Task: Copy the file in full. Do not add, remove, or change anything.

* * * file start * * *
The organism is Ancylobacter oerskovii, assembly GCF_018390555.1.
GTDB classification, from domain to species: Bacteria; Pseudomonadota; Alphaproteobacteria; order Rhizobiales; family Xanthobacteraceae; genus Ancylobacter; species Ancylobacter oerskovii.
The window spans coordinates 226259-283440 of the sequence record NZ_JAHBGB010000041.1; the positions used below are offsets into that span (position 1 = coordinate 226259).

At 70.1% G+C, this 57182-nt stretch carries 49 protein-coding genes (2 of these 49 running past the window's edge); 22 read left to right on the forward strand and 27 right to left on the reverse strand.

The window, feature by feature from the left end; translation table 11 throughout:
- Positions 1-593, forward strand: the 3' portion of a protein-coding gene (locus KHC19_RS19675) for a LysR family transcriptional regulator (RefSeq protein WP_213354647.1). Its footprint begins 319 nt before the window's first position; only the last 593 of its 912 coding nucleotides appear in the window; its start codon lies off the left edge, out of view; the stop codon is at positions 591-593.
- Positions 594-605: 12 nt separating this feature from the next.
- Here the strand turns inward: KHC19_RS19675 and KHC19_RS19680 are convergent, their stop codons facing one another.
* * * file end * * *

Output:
The organism is Ancylobacter oerskovii, assembly GCF_018390555.1.
GTDB classification, from domain to species: Bacteria; Pseudomonadota; Alphaproteobacteria; order Rhizobiales; family Xanthobacteraceae; genus Ancylobacter; species Ancylobacter oerskovii.
The window spans coordinates 226259-283440 of the sequence record NZ_JAHBGB010000041.1; the positions used below are offsets into that span (position 1 = coordinate 226259).

At 70.1% G+C, this 57182-nt stretch carries 49 protein-coding genes (2 of these 49 running past the window's edge); 22 read left to right on the forward strand and 27 right to left on the reverse strand.

The window, feature by feature from the left end; translation table 11 throughout:
- Positions 1-593, forward strand: the 3' portion of a protein-coding gene (locus KHC19_RS19675) for a LysR family transcriptional regulator (RefSeq protein WP_213354647.1). Its footprint begins 319 nt before the window's first position; only the last 593 of its 912 coding nucleotides appear in the window; its start codon lies off the left edge, out of view; the stop codon is at positions 591-593.
- Positions 594-605: 12 nt separating this feature from the next.
- Here the strand turns inward: KHC19_RS19675 and KHC19_RS19680 are convergent, their stop codons facing one another.